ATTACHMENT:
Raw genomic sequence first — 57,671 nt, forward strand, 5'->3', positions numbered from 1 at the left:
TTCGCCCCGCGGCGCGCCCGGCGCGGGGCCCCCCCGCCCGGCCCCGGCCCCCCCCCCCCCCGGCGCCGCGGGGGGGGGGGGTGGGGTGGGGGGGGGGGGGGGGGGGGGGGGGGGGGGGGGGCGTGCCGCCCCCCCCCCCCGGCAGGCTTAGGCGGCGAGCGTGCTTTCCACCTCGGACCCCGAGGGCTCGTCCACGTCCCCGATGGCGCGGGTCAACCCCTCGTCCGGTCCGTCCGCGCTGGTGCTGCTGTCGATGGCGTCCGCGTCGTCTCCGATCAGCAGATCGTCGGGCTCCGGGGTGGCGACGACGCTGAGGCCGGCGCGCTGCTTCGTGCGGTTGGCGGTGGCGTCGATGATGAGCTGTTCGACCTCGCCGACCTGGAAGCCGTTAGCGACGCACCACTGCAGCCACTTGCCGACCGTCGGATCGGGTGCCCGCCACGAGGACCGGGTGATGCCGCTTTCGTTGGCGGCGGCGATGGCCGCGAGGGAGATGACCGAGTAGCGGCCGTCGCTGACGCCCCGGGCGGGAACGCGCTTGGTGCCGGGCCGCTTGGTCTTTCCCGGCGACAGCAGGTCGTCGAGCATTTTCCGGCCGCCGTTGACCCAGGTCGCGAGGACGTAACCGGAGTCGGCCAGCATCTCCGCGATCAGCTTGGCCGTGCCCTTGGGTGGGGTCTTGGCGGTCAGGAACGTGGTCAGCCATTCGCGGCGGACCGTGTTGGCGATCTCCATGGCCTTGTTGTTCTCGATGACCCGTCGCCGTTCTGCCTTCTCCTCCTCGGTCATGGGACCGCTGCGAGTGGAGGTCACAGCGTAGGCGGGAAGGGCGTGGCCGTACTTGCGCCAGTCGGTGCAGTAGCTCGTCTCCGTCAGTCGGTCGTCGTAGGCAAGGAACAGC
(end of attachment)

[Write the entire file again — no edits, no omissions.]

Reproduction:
Raw genomic sequence first — 57,671 nt, forward strand, 5'->3', positions numbered from 1 at the left:
TTCGCCCCGCGGCGCGCCCGGCGCGGGGCCCCCCCGCCCGGCCCCGGCCCCCCCCCCCCCCGGCGCCGCGGGGGGGGGGGGTGGGGTGGGGGGGGGGGGGGGGGGGGGGGGGGGGGGGGGGCGTGCCGCCCCCCCCCCCCGGCAGGCTTAGGCGGCGAGCGTGCTTTCCACCTCGGACCCCGAGGGCTCGTCCACGTCCCCGATGGCGCGGGTCAACCCCTCGTCCGGTCCGTCCGCGCTGGTGCTGCTGTCGATGGCGTCCGCGTCGTCTCCGATCAGCAGATCGTCGGGCTCCGGGGTGGCGACGACGCTGAGGCCGGCGCGCTGCTTCGTGCGGTTGGCGGTGGCGTCGATGATGAGCTGTTCGACCTCGCCGACCTGGAAGCCGTTAGCGACGCACCACTGCAGCCACTTGCCGACCGTCGGATCGGGTGCCCGCCACGAGGACCGGGTGATGCCGCTTTCGTTGGCGGCGGCGATGGCCGCGAGGGAGATGACCGAGTAGCGGCCGTCGCTGACGCCCCGGGCGGGAACGCGCTTGGTGCCGGGCCGCTTGGTCTTTCCCGGCGACAGCAGGTCGTCGAGCATTTTCCGGCCGCCGTTGACCCAGGTCGCGAGGACGTAACCGGAGTCGGCCAGCATCTCCGCGATCAGCTTGGCCGTGCCCTTGGGTGGGGTCTTGGCGGTCAGGAACGTGGTCAGCCATTCGCGGCGGACCGTGTTGGCGATCTCCATGGCCTTGTTGTTCTCGATGACCCGTCGCCGTTCTGCCTTCTCCTCCTCGGTCATGGGACCGCTGCGAGTGGAGGTCACAGCGTAGGCGGGAAGGGCGTGGCCGTACTTGCGCCAGTCGGTGCAGTAGCTCGTCTCCGTCAGTCGGTCGTCGTAGGCAAGGAACAGC